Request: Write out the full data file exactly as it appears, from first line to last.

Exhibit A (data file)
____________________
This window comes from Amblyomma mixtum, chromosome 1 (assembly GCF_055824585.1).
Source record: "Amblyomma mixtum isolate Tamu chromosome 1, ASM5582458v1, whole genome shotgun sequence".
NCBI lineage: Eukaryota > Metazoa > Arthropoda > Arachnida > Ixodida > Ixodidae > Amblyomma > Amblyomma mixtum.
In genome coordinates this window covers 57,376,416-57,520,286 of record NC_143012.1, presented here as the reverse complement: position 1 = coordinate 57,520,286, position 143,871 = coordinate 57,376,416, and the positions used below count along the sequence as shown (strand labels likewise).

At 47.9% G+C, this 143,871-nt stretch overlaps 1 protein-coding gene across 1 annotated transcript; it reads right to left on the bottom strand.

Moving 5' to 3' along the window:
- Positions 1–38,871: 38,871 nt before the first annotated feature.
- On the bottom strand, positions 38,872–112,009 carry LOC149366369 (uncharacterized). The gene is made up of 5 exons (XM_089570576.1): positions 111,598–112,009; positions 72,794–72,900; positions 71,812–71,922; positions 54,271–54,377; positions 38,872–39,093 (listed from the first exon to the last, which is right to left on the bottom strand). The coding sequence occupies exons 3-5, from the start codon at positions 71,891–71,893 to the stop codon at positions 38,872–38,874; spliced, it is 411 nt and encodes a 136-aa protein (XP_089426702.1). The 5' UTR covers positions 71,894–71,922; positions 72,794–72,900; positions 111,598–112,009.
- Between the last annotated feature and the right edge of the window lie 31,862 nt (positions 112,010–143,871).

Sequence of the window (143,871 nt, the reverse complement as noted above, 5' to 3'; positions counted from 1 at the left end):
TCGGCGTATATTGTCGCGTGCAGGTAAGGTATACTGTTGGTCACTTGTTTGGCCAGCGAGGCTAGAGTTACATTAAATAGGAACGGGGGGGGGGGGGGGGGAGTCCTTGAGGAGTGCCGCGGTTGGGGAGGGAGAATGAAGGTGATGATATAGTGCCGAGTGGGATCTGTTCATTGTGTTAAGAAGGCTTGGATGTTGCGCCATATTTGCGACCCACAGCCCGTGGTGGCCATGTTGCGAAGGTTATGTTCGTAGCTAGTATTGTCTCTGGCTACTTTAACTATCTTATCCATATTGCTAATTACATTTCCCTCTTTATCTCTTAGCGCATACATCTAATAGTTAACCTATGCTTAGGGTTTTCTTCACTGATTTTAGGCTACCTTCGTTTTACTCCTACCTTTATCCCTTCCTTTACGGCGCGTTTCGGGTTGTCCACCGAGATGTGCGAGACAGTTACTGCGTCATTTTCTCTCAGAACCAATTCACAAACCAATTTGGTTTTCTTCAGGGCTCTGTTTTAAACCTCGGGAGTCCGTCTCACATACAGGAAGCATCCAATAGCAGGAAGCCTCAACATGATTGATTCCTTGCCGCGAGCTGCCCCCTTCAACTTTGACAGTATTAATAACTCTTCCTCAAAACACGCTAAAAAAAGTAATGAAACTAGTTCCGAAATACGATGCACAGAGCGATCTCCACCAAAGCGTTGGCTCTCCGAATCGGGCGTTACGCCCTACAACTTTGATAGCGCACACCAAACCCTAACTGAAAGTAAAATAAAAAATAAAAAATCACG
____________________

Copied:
This window comes from Amblyomma mixtum, chromosome 1 (assembly GCF_055824585.1).
Source record: "Amblyomma mixtum isolate Tamu chromosome 1, ASM5582458v1, whole genome shotgun sequence".
NCBI lineage: Eukaryota > Metazoa > Arthropoda > Arachnida > Ixodida > Ixodidae > Amblyomma > Amblyomma mixtum.
In genome coordinates this window covers 57,376,416-57,520,286 of record NC_143012.1, presented here as the reverse complement: position 1 = coordinate 57,520,286, position 143,871 = coordinate 57,376,416, and the positions used below count along the sequence as shown (strand labels likewise).

At 47.9% G+C, this 143,871-nt stretch overlaps 1 protein-coding gene across 1 annotated transcript; it reads right to left on the bottom strand.

Moving 5' to 3' along the window:
- Positions 1–38,871: 38,871 nt before the first annotated feature.
- On the bottom strand, positions 38,872–112,009 carry LOC149366369 (uncharacterized). The gene is made up of 5 exons (XM_089570576.1): positions 111,598–112,009; positions 72,794–72,900; positions 71,812–71,922; positions 54,271–54,377; positions 38,872–39,093 (listed from the first exon to the last, which is right to left on the bottom strand). The coding sequence occupies exons 3-5, from the start codon at positions 71,891–71,893 to the stop codon at positions 38,872–38,874; spliced, it is 411 nt and encodes a 136-aa protein (XP_089426702.1). The 5' UTR covers positions 71,894–71,922; positions 72,794–72,900; positions 111,598–112,009.
- Between the last annotated feature and the right edge of the window lie 31,862 nt (positions 112,010–143,871).

Sequence of the window (143,871 nt, the reverse complement as noted above, 5' to 3'; positions counted from 1 at the left end):
TCGGCGTATATTGTCGCGTGCAGGTAAGGTATACTGTTGGTCACTTGTTTGGCCAGCGAGGCTAGAGTTACATTAAATAGGAACGGGGGGGGGGGGGGGGGAGTCCTTGAGGAGTGCCGCGGTTGGGGAGGGAGAATGAAGGTGATGATATAGTGCCGAGTGGGATCTGTTCATTGTGTTAAGAAGGCTTGGATGTTGCGCCATATTTGCGACCCACAGCCCGTGGTGGCCATGTTGCGAAGGTTATGTTCGTAGCTAGTATTGTCTCTGGCTACTTTAACTATCTTATCCATATTGCTAATTACATTTCCCTCTTTATCTCTTAGCGCATACATCTAATAGTTAACCTATGCTTAGGGTTTTCTTCACTGATTTTAGGCTACCTTCGTTTTACTCCTACCTTTATCCCTTCCTTTACGGCGCGTTTCGGGTTGTCCACCGAGATGTGCGAGACAGTTACTGCGTCATTTTCTCTCAGAACCAATTCACAAACCAATTTGGTTTTCTTCAGGGCTCTGTTTTAAACCTCGGGAGTCCGTCTCACATACAGGAAGCATCCAATAGCAGGAAGCCTCAACATGATTGATTCCTTGCCGCGAGCTGCCCCCTTCAACTTTGACAGTATTAATAACTCTTCCTCAAAACACGCTAAAAAAAGTAATGAAACTAGTTCCGAAATACGATGCACAGAGCGATCTCCACCAAAGCGTTGGCTCTCCGAATCGGGCGTTACGCCCTACAACTTTGATAGCGCACACCAAACCCTAACTGAAAGTAAAATAAAAAATAAAAAATCACG